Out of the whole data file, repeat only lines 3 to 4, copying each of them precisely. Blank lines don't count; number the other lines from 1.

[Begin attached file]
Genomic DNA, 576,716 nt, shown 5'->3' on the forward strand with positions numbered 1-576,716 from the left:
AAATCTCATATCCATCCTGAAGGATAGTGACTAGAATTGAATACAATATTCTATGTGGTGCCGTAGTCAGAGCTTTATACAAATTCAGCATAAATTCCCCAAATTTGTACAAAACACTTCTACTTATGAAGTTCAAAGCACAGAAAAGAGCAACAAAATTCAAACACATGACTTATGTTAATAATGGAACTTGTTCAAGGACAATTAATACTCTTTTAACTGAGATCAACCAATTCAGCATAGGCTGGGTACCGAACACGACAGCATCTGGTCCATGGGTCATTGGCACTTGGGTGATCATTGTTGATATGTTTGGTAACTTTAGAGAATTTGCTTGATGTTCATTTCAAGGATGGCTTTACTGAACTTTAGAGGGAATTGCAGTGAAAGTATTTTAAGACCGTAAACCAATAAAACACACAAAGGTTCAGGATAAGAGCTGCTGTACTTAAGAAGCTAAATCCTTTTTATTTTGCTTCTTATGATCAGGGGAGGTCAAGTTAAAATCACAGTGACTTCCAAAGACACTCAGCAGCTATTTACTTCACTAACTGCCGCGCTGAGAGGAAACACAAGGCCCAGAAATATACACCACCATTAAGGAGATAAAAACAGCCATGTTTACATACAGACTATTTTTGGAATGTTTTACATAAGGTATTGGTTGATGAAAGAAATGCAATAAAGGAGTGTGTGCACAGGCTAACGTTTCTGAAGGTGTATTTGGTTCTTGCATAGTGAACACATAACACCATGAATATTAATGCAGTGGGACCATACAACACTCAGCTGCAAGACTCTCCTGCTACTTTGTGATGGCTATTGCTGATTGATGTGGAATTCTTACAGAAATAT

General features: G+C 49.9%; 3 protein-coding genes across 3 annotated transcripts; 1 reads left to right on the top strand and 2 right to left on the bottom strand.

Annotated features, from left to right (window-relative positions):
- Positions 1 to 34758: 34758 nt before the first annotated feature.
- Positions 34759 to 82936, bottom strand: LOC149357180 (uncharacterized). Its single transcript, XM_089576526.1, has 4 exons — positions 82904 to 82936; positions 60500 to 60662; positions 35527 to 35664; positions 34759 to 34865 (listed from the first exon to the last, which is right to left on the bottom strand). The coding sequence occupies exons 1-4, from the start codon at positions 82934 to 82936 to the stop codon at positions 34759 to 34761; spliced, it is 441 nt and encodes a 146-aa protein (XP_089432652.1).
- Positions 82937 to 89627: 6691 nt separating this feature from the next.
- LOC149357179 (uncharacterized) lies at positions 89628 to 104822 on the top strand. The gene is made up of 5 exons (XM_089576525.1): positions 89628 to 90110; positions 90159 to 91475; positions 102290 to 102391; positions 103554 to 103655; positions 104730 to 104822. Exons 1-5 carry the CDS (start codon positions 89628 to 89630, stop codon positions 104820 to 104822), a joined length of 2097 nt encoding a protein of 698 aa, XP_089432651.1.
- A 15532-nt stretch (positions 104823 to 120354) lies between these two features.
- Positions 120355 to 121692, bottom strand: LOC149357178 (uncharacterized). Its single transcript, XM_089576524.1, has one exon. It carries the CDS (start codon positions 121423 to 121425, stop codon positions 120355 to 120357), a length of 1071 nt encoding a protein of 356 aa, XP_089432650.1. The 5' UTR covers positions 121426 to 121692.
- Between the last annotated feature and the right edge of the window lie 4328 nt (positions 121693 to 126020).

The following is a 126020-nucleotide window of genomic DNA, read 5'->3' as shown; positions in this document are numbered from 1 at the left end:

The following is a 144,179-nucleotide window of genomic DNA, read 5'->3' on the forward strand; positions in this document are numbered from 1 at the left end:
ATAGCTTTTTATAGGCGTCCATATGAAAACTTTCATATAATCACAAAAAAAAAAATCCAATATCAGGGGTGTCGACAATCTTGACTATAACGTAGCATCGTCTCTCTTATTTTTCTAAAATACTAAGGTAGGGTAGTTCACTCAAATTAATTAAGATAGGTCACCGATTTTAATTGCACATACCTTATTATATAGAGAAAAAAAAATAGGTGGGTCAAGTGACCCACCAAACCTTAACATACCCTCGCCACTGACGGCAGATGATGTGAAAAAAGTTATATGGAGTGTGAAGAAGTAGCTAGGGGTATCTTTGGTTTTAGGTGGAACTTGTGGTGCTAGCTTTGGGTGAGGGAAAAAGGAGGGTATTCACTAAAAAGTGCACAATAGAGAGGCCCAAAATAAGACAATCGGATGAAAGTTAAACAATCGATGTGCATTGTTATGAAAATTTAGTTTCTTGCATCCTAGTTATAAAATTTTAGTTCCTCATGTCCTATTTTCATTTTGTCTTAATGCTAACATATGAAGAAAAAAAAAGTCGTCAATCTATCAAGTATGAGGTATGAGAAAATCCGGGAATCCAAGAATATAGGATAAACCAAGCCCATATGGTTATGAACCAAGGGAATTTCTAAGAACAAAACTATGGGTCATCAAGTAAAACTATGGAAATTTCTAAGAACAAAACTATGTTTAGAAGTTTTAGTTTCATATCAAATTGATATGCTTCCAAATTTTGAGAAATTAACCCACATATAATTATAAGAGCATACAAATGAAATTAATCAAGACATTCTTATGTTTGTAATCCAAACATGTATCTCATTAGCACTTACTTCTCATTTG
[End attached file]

General features: G+C 49.9%; 3 protein-coding genes across 3 annotated transcripts; 1 reads left to right on the top strand and 2 right to left on the bottom strand.

Annotated features, from left to right (window-relative positions):